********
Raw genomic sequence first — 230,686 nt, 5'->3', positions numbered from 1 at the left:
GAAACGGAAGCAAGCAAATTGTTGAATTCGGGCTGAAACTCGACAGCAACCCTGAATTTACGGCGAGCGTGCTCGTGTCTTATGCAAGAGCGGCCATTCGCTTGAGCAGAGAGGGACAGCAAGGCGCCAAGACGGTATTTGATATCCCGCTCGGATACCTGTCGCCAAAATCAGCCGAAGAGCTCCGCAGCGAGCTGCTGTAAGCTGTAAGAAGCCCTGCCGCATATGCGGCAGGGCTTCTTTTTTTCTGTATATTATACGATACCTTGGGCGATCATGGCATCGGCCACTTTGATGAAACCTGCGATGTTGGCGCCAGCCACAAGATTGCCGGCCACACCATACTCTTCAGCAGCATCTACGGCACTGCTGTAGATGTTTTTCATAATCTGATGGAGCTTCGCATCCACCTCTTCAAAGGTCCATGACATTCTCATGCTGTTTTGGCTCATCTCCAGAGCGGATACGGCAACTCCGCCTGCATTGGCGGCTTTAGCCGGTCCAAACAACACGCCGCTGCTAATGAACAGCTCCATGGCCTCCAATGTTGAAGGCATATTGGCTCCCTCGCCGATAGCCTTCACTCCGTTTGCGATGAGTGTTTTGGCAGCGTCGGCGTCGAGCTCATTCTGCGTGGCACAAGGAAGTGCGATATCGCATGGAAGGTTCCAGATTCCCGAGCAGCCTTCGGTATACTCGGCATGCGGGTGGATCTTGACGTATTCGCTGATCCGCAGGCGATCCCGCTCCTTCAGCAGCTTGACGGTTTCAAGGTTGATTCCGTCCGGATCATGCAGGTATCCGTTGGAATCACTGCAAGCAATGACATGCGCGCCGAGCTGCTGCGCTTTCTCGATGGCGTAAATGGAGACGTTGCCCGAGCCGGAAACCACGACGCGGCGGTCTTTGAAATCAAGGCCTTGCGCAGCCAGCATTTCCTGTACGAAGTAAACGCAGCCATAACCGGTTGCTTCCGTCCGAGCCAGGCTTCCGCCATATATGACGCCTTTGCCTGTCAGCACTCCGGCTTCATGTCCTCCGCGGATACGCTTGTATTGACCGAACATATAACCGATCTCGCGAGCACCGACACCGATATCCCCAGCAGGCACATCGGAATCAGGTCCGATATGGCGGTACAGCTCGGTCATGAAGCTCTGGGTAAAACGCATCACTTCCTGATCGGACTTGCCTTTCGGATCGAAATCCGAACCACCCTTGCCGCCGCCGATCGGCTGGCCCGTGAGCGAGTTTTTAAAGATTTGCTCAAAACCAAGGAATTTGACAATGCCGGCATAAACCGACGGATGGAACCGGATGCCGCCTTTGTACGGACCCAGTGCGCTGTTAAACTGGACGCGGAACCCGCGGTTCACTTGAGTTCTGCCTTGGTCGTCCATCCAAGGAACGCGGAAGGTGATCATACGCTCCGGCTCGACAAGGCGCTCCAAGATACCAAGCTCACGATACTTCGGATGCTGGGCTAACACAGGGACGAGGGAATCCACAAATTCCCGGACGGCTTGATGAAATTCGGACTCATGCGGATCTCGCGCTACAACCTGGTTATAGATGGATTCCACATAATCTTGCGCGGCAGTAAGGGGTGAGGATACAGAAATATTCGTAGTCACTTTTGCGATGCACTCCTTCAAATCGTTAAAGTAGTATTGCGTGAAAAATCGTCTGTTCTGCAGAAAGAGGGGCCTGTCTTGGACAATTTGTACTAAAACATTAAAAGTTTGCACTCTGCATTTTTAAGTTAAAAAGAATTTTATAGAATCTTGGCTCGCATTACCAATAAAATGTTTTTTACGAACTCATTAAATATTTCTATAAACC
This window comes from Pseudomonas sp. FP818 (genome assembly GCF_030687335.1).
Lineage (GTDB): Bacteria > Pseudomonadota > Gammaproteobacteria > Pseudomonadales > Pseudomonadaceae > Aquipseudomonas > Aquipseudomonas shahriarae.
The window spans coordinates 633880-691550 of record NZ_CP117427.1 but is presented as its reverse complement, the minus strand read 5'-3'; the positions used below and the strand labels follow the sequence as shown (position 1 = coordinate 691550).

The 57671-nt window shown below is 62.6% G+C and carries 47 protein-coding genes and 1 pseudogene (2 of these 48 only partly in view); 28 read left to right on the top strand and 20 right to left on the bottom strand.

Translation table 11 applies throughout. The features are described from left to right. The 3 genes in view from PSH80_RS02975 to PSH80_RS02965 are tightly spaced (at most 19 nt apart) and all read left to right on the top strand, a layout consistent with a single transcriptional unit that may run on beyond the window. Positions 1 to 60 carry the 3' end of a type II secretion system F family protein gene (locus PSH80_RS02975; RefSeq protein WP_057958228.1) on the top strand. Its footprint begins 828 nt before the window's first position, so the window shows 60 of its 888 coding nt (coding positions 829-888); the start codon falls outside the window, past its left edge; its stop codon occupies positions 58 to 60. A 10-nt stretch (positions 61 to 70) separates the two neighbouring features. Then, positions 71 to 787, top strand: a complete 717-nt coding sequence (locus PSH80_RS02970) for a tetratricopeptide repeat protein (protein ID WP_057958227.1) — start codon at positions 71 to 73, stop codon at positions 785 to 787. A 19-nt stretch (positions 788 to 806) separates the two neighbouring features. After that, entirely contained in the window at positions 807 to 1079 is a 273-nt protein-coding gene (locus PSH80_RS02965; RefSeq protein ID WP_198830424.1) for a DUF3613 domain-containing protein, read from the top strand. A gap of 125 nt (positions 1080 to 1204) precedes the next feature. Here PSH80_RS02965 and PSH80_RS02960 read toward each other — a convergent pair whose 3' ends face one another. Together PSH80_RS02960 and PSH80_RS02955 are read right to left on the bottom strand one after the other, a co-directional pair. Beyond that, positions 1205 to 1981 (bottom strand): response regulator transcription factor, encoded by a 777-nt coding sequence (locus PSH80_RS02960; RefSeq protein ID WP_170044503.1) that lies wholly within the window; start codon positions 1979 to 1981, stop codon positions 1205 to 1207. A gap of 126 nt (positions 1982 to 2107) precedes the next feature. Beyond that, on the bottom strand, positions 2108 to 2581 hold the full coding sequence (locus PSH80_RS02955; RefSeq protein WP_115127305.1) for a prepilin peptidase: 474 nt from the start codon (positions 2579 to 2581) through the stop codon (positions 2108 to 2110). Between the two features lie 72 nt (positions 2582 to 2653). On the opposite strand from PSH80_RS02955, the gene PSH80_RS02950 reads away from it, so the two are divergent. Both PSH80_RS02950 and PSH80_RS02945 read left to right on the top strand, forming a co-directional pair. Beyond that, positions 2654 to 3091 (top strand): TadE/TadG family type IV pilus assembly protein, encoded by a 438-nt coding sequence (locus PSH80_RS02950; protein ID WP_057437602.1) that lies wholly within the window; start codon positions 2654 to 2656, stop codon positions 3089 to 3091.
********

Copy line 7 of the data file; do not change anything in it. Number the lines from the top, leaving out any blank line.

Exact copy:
Translation table 11 applies throughout. The features are described from left to right. The 3 genes in view from PSH80_RS02975 to PSH80_RS02965 are tightly spaced (at most 19 nt apart) and all read left to right on the top strand, a layout consistent with a single transcriptional unit that may run on beyond the window. Positions 1 to 60 carry the 3' end of a type II secretion system F family protein gene (locus PSH80_RS02975; RefSeq protein WP_057958228.1) on the top strand. Its footprint begins 828 nt before the window's first position, so the window shows 60 of its 888 coding nt (coding positions 829-888); the start codon falls outside the window, past its left edge; its stop codon occupies positions 58 to 60. A 10-nt stretch (positions 61 to 70) separates the two neighbouring features. Then, positions 71 to 787, top strand: a complete 717-nt coding sequence (locus PSH80_RS02970) for a tetratricopeptide repeat protein (protein ID WP_057958227.1) — start codon at positions 71 to 73, stop codon at positions 785 to 787. A 19-nt stretch (positions 788 to 806) separates the two neighbouring features. After that, entirely contained in the window at positions 807 to 1079 is a 273-nt protein-coding gene (locus PSH80_RS02965; RefSeq protein ID WP_198830424.1) for a DUF3613 domain-containing protein, read from the top strand. A gap of 125 nt (positions 1080 to 1204) precedes the next feature. Here PSH80_RS02965 and PSH80_RS02960 read toward each other — a convergent pair whose 3' ends face one another. Together PSH80_RS02960 and PSH80_RS02955 are read right to left on the bottom strand one after the other, a co-directional pair. Beyond that, positions 1205 to 1981 (bottom strand): response regulator transcription factor, encoded by a 777-nt coding sequence (locus PSH80_RS02960; RefSeq protein ID WP_170044503.1) that lies wholly within the window; start codon positions 1979 to 1981, stop codon positions 1205 to 1207. A gap of 126 nt (positions 1982 to 2107) precedes the next feature. Beyond that, on the bottom strand, positions 2108 to 2581 hold the full coding sequence (locus PSH80_RS02955; RefSeq protein WP_115127305.1) for a prepilin peptidase: 474 nt from the start codon (positions 2579 to 2581) through the stop codon (positions 2108 to 2110). Between the two features lie 72 nt (positions 2582 to 2653). On the opposite strand from PSH80_RS02955, the gene PSH80_RS02950 reads away from it, so the two are divergent. Both PSH80_RS02950 and PSH80_RS02945 read left to right on the top strand, forming a co-directional pair. Beyond that, positions 2654 to 3091 (top strand): TadE/TadG family type IV pilus assembly protein, encoded by a 438-nt coding sequence (locus PSH80_RS02950; protein ID WP_057437602.1) that lies wholly within the window; start codon positions 2654 to 2656, stop codon positions 3089 to 3091.